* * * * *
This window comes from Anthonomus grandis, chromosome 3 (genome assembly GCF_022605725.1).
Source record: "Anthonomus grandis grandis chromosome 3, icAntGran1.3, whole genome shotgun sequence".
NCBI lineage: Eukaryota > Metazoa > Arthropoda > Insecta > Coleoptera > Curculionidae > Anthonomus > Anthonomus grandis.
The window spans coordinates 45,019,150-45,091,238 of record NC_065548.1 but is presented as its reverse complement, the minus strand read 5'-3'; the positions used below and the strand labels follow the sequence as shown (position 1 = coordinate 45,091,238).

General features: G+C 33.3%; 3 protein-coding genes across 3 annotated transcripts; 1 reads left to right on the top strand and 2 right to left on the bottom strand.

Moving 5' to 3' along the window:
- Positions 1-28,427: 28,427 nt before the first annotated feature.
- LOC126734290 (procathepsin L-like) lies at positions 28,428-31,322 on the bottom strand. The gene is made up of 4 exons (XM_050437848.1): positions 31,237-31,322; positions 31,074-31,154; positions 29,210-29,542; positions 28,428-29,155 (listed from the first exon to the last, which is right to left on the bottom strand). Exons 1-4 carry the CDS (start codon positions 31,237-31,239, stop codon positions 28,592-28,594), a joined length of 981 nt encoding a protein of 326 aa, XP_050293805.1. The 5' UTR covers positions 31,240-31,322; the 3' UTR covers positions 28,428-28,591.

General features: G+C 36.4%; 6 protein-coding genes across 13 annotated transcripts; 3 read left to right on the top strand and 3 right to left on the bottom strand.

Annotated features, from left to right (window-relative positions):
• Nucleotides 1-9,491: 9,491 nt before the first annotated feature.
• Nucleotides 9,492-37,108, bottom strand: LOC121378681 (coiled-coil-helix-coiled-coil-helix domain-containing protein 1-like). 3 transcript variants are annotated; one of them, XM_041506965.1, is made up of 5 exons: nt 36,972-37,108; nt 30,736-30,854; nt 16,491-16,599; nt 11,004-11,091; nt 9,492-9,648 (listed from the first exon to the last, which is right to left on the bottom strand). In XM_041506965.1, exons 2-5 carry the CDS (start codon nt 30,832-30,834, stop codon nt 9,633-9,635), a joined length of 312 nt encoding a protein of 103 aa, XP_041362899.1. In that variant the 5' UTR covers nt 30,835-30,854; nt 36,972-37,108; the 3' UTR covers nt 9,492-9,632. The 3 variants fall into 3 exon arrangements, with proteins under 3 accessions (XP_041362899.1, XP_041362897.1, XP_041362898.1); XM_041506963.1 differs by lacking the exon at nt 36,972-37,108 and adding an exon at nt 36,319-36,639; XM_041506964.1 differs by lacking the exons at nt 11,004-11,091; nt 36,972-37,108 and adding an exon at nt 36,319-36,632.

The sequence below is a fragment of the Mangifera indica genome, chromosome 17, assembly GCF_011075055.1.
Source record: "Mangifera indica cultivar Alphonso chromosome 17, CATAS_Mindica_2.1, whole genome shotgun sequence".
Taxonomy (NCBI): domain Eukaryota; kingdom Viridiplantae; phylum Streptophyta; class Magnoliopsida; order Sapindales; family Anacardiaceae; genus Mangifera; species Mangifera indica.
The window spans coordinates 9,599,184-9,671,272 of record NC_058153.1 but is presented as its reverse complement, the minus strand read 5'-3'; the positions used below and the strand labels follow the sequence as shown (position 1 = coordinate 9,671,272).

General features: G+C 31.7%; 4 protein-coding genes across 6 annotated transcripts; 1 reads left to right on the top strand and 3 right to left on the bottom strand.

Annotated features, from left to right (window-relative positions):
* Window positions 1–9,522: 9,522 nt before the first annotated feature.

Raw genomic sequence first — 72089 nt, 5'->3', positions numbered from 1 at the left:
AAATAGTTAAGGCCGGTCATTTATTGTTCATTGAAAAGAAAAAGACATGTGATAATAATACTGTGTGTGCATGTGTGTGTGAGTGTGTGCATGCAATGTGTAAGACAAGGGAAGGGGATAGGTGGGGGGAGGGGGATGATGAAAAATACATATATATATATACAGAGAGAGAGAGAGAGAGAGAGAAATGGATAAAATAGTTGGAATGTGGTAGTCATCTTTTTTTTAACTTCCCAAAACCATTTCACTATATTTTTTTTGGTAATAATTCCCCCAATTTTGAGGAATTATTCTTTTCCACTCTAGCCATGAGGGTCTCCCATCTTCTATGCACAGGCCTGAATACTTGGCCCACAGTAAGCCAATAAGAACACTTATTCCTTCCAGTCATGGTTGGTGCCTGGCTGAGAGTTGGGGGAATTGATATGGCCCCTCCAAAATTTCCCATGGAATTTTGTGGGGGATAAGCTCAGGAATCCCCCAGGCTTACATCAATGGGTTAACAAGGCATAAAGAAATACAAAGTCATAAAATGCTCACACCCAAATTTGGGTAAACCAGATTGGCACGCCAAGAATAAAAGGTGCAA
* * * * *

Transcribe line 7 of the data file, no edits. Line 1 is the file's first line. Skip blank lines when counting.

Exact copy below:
- Positions 1-28,427: 28,427 nt before the first annotated feature.